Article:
Today's offerings come from their early and mid career - Retarded from 1990's Up In It, which was the first indication of the fury to come (Dulli's yelling on this song gives Black Francis a run for his money), and the title track from 1994's Gentlemen - quite possibly the meanest, nastiest album ever written (if you're a girl).

Friday, May 24, 2013

Birthday Salute

In celebration of Uncle Bob's b'day, it's all Dylan, all day.

Let me get you started with a song that inspired a band name, the Birthday Salutes, the nobody would agree to.

Tuesday, May 21, 2013

Two for Tuesday

Of all the most strangely enigmatic groups to exist, Felt has got to be in the top 10 or so. Helmed by the equally mysterious Lawrence (aka Lawrence Hayward), they crafted a brand of music that started as minimalist “art rock” (their first single was simply Lawrence banging on a guitar and moaning into a tape recorder) and evolved into lush and intricate pop that dabbled in folk, dance and jazz. 

Lawrence’s vision was to produce ten albums and ten singles in ten years, which he did, and then broke up the band. So absolute was his power that, according to legend, he dismissed an early drummer for having curly hair, albums could only have an even numbers of songs (which isn’t always the case, but mostly) and there are absolutely no cymbals on any of the first three albums. And yet having said that, their album Train Above the City is an instrumental album of essentially lounge jazz workouts where he performed in absolutely no capacity – but did name all the songs.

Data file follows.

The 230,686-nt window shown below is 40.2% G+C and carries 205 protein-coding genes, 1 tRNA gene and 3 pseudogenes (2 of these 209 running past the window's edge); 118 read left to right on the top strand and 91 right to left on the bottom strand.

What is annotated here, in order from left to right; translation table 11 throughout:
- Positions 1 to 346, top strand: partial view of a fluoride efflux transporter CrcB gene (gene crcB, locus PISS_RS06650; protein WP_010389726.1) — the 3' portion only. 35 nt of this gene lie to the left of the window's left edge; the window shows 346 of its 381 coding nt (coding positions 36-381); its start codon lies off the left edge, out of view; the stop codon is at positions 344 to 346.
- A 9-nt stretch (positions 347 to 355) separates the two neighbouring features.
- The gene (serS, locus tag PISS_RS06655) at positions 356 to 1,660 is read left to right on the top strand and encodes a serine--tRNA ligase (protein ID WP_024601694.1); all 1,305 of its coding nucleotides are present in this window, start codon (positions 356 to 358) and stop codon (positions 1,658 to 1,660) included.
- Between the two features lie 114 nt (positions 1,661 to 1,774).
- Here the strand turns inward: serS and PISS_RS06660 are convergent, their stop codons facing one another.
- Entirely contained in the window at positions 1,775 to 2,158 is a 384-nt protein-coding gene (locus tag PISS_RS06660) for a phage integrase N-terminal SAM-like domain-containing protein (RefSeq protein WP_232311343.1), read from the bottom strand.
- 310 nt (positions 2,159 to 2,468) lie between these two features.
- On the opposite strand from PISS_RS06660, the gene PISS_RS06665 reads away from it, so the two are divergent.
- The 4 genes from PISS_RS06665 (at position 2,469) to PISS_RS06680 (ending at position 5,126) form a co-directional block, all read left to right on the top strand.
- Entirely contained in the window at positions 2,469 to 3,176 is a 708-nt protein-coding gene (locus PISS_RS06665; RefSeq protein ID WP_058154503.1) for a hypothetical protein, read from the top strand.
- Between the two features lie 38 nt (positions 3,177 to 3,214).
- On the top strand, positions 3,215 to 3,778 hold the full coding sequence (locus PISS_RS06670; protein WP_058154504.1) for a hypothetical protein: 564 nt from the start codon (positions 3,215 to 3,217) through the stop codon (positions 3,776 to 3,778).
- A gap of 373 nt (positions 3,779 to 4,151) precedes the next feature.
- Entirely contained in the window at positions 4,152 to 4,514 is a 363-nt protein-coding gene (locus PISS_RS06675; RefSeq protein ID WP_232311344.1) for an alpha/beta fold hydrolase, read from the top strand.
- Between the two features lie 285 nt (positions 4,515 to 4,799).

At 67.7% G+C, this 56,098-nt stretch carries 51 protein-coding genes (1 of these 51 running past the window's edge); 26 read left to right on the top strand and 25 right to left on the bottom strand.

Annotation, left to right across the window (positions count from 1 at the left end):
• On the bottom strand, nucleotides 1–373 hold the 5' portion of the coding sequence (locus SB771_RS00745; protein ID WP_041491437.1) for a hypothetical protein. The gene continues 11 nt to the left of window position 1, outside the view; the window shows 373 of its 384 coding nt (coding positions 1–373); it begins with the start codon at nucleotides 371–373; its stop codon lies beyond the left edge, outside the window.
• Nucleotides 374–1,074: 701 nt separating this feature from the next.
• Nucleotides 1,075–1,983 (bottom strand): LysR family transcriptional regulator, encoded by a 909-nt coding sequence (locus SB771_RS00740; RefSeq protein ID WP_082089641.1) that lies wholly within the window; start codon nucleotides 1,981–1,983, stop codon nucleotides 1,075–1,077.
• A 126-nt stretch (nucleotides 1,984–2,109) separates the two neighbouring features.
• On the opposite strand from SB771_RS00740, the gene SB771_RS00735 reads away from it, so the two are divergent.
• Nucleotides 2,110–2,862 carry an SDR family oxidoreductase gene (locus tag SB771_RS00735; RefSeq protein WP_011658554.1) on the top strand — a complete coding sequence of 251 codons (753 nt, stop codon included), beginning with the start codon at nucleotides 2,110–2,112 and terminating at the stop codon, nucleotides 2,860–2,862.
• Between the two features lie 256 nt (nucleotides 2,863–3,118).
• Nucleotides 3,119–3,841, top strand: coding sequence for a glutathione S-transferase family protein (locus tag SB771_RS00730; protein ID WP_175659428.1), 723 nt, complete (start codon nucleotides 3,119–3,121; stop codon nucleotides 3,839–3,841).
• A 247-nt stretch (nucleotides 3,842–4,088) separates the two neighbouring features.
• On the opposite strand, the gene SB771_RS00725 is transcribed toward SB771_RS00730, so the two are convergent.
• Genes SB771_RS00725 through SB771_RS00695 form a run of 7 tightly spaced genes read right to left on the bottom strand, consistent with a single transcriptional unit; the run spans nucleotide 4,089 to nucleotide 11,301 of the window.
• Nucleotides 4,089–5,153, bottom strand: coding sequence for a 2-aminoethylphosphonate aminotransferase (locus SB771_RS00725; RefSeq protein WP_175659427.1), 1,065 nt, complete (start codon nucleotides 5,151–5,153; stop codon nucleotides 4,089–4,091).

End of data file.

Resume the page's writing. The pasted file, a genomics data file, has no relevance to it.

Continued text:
Their first several albums, including their most popular (and somewhat least interesting), Ignite the Seven Cannons, were released on the Cherry Red label. But mid-career until nearly the end, including the aforementioned Train Above the City, everything came out on Creation.

Three of their most brilliant albums are Forever Breathes the Lonely World (1986), Poem of the River (1987) and The Pictorial Jackson Review (1988), when the elaborate noodling of classically trained guitarist Maurice Deebank was replaced by the sweeping organs of Martin Duffy (later of Primal Scream fame). Imagine the Cocteau Twins, musically, with Lou Reed on vocals and you’ve pretty much got the sound of Felt. But don’t let that run you off, because while Lawrence’s voice is rather deadpan, it’s also highly expressive and he gets into your head (and heart) before you know it.